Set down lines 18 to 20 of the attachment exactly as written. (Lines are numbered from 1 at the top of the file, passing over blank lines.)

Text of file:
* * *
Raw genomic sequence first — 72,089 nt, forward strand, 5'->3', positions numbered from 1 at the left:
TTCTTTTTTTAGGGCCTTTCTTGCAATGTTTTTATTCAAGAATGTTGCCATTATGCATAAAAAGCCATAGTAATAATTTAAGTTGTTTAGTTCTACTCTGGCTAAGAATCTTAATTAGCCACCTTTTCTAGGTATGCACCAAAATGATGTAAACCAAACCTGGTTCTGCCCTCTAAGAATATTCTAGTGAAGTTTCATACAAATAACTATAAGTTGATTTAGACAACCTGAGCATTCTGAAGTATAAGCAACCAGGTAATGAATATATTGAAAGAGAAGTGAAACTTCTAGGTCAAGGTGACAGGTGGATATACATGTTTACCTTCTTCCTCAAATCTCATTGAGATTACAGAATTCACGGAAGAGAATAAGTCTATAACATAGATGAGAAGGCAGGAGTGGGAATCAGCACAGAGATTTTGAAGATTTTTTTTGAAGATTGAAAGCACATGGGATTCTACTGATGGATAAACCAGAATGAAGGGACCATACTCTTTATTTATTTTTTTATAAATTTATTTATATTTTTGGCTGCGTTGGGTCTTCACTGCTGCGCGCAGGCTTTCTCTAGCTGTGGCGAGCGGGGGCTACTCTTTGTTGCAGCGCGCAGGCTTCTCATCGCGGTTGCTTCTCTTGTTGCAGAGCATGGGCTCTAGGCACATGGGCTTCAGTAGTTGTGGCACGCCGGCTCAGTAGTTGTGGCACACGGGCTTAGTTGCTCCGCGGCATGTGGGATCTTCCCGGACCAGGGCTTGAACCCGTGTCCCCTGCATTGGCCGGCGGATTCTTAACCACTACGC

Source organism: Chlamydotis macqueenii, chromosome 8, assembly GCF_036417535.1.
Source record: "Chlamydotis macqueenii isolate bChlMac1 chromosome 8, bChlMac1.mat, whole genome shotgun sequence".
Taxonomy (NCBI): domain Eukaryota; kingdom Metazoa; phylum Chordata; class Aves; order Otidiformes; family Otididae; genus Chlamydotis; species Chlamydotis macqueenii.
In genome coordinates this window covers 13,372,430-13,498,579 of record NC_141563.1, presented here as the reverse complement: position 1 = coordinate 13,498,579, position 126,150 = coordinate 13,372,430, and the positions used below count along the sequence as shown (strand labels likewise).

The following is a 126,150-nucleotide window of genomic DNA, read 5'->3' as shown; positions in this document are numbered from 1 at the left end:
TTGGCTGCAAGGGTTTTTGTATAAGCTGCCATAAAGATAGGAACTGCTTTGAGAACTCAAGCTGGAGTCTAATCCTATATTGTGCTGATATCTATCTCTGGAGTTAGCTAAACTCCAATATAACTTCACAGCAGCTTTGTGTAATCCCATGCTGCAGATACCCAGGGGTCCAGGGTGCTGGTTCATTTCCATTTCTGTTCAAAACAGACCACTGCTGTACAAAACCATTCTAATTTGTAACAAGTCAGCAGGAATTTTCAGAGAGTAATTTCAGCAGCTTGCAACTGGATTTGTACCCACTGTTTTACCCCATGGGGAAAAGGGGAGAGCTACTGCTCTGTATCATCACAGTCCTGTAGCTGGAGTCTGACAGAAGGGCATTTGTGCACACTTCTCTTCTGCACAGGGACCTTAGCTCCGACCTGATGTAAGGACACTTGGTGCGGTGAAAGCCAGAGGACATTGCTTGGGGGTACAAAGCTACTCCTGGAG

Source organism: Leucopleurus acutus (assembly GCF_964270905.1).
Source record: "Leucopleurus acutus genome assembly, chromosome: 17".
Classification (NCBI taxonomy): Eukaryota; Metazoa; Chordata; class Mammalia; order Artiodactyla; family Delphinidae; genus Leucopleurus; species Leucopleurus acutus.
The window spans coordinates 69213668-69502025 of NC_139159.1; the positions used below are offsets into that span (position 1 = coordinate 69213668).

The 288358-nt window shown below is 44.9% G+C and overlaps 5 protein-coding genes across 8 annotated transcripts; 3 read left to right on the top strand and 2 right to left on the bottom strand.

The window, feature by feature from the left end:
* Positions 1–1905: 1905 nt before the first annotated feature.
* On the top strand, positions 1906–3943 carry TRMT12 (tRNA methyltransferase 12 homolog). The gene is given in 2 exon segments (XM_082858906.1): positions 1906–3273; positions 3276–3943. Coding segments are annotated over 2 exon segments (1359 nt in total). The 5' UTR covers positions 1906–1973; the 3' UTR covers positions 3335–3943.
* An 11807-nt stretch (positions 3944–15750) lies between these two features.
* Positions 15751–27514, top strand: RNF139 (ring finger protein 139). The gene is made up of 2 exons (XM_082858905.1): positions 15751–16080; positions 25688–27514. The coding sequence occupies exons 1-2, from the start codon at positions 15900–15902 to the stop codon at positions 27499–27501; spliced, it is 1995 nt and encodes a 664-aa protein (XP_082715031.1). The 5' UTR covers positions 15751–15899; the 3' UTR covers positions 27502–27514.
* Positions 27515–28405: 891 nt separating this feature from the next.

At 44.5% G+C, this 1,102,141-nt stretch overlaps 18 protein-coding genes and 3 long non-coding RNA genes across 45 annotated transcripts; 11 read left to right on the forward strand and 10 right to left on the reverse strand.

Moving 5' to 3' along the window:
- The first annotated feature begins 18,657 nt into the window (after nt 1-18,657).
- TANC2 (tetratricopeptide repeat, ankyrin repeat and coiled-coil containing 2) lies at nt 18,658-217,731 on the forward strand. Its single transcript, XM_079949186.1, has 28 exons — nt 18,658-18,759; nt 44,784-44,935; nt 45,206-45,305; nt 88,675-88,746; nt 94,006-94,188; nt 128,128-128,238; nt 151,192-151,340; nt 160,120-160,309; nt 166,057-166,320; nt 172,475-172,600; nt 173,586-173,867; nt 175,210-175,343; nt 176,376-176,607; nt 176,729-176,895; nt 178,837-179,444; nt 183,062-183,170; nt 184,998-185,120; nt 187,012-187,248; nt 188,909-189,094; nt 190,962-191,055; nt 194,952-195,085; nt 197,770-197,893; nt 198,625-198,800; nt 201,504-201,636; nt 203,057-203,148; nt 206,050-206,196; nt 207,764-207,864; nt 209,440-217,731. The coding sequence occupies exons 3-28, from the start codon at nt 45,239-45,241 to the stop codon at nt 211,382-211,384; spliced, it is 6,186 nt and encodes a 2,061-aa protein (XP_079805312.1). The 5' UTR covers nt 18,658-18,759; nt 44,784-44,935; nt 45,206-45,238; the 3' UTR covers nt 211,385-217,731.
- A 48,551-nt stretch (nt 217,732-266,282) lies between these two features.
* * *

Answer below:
* Positions 15751–27514, top strand: RNF139 (ring finger protein 139). The gene is made up of 2 exons (XM_082858905.1): positions 15751–16080; positions 25688–27514. The coding sequence occupies exons 1-2, from the start codon at positions 15900–15902 to the stop codon at positions 27499–27501; spliced, it is 1995 nt and encodes a 664-aa protein (XP_082715031.1). The 5' UTR covers positions 15751–15899; the 3' UTR covers positions 27502–27514.
* Positions 27515–28405: 891 nt separating this feature from the next.

At 44.5% G+C, this 1,102,141-nt stretch overlaps 18 protein-coding genes and 3 long non-coding RNA genes across 45 annotated transcripts; 11 read left to right on the forward strand and 10 right to left on the reverse strand.